In our brave new world of tweet-bites, the word “refugee” has become synonymous with… well, just check your feed. You know the answer. But it wasn’t always so. Before the pile-driving campaigns branding refugees as either drains on society or terrorists, there was a time when the designation had a different kind of potency.
In Lillian Hellman’s Watch on the Rhine (), it is 1940 and fascism is gripping Europe. As nations equivocate, there are some — many just ordinary citizens — who have seen the writing on the wall. At tremendous risk to themselves, their families and their friends, they have joined growing resistance movements, working to sabotage fascist operations and strongholds. But their lives are in constant danger and they must stay on the move. If they land in a sympathetic country, say, the United States, they may just need safe harbor.
As such, there is no doubt Watch on the Rhine puts a timely spin on the current debate. But as gratifying as it is to be reminded that refugees can sometimes be the world’s heroes (as well as innocent people unlucky enough to be born in the wrong place at the wrong time), the play offers few answers to today’s complicated questions. Hellman’s drama is centered on the moral quandaries and imperatives of World War II Europe, not the twenty-first century global dilemma of mass migration from war-torn regions and burgeoning terrorism.
In any event, all this thought-provocation doesn’t count for much if Rhine‘s story isn’t well told and, unfortunately, this production never quite delivers. To be fair, some of the problem rests with Hellman’s decision to switch genres midstream. Although the play begins with the drawing-room comedy life of matriarch Fanny Farrelly (Marsha Mason) in the Washington D.C. suburbs, the mood turns permanently somber with the arrival of her daughter Sara (Lise Bruneauand) her young family after a 20-year absence. Gone — but not forgotten — are the edicts, quips and amusing family dynamics, and it’s incongruous.
It’s also a shame, since Mason delivers a charismatic and convincing Fanny and there is promise here of so much more. Her chemistry with servants Anise and Joseph, played with understated humor by Helen Hedman and Addison Switzer, offers much charm and a soft-touch on her obvious co-dependence. But it all seems like something of a red herring once drama takes hold of the house.
The switch also puts a true burden on the characters who must convince us of the new mood: Sara’s obviously troubled husband Kurt Muller (Andrew Long) and Fanny’s long-term house-guest, the impecunious Romanian count, Teck De Brancovis (J Anthony Crane). Tension arises with the count’s immediate suspicion of Muller, a German hailing from a mysterious existence in Europe. A series of confrontations between the two men leads to enormous revelations about both. Yet, despite plenty of energy, neither character is convincing enough to create any real danger, pathos, or all that much interest.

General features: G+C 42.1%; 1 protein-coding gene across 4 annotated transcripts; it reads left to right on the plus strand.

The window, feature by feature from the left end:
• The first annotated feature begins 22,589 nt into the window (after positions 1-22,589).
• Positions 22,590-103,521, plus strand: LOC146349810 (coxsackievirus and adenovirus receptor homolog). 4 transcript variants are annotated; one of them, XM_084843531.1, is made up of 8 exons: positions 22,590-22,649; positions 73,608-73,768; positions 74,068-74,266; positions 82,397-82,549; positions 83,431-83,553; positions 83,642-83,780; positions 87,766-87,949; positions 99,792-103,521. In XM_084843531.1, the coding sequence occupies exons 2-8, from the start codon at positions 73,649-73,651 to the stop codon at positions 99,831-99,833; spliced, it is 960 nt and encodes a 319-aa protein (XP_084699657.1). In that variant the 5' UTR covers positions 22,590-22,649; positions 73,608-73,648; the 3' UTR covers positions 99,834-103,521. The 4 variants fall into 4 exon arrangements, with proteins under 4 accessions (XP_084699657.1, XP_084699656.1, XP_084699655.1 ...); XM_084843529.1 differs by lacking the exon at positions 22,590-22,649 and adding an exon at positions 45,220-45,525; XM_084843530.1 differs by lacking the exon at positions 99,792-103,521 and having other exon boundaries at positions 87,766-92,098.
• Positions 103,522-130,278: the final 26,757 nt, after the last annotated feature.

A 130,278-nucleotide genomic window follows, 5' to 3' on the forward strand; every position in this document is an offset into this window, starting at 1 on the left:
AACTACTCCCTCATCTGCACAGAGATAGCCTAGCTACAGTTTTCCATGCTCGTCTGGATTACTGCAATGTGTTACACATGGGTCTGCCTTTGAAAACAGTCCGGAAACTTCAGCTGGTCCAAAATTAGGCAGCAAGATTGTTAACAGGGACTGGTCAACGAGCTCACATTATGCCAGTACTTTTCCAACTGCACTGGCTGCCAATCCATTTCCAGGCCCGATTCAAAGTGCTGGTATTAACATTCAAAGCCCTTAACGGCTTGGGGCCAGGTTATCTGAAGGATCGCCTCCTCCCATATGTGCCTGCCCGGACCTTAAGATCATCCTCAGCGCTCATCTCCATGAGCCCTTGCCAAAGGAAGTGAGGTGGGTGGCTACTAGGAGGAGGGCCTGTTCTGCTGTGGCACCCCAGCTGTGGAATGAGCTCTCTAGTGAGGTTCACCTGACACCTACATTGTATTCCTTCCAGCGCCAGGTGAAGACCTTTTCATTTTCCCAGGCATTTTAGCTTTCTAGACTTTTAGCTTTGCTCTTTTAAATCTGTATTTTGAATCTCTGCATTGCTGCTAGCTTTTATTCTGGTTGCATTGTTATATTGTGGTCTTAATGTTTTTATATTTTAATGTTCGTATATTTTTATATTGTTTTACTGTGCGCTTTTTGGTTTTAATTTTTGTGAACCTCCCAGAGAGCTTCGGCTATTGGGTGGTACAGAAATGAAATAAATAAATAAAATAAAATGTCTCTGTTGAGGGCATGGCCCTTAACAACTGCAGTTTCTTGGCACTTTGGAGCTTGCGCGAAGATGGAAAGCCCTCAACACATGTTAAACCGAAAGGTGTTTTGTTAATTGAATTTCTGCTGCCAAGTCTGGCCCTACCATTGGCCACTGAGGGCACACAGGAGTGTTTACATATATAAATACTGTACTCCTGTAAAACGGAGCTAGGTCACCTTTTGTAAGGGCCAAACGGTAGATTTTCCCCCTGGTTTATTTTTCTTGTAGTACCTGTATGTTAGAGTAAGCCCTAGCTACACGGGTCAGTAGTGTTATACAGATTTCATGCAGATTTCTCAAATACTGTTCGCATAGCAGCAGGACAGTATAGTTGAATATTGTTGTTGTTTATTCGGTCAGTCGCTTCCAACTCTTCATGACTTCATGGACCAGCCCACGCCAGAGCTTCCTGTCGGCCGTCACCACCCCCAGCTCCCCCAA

As the count, Crane is more old-fashioned movie villain than three-dimensional character and, at times, is only missing the handle-bar mustache to twirl. There is no real menace, no sense of the man behind the soullessness of his actions. And although Long is heavily invested in the high-tension role of Kurt, he just doesn’t give it range. He yells and glowers and looks appropriately tortured, but there is no true nuance to the portrayal. Matters aren’t helped by a distractingly uneven German accent. Without more chemistry from and between Brancovis and Muller, the wind never takes the sails of the denouement.
As Sara, Bruneau ticks every box, but also fails to move. She is written as the perfect wife, almost absurdly virtuous and self-sacrificing — and this is the challenge. More could and should have been offered besides the sad smiles, brave resignation and a single instant of emotional pain.
If these core roles never quite take off, some smaller moments do. Natalia Payne is stellar as Marthe De Brancovis, the count’s disaffected wife, delivering a fabulous cocktail of expressions — one minute haunted, the next defiant — as we discover the true nature of her relationship with the count and her heart’s desires. She is also one of the only actors here who delivers her Hellman with convincing cadence. As Fanny’s son David, Thomas Keegan’s role also fades to gray after Sara arrives. But he works hard to inject David with a quiet realism and ends up being memorable, even if there is no detectable frisson with Marthe.
Finally, kudos must be given to the three young people playing the Muller children. Ethan Miller convincingly combines Joshua’s mix of uncertainty and determination, while Tyler Bowman carries off his young Bodo with charisma and ease. Lucy Breedlove gives her Babette an extraordinarily sweet countenance and it is her charmingly played quiet expressiveness that delivers perhaps the only pathos in the production — she is the gentle love and innocence Kurt must leave behind.
While this production is not quite a mastery of Hellman’s challenging structure, there are at least two reasons to see it. It’s a reminder that the next refugee in line may have risked his or her life to champion the values we share. And it is a reminder that great play writing will always trump a tweet.
To March 5 at Arena Stage, 1101 6th St. SW. Tickets are $55 to $110. Call 202-488-3300 or visit arenastage.org.
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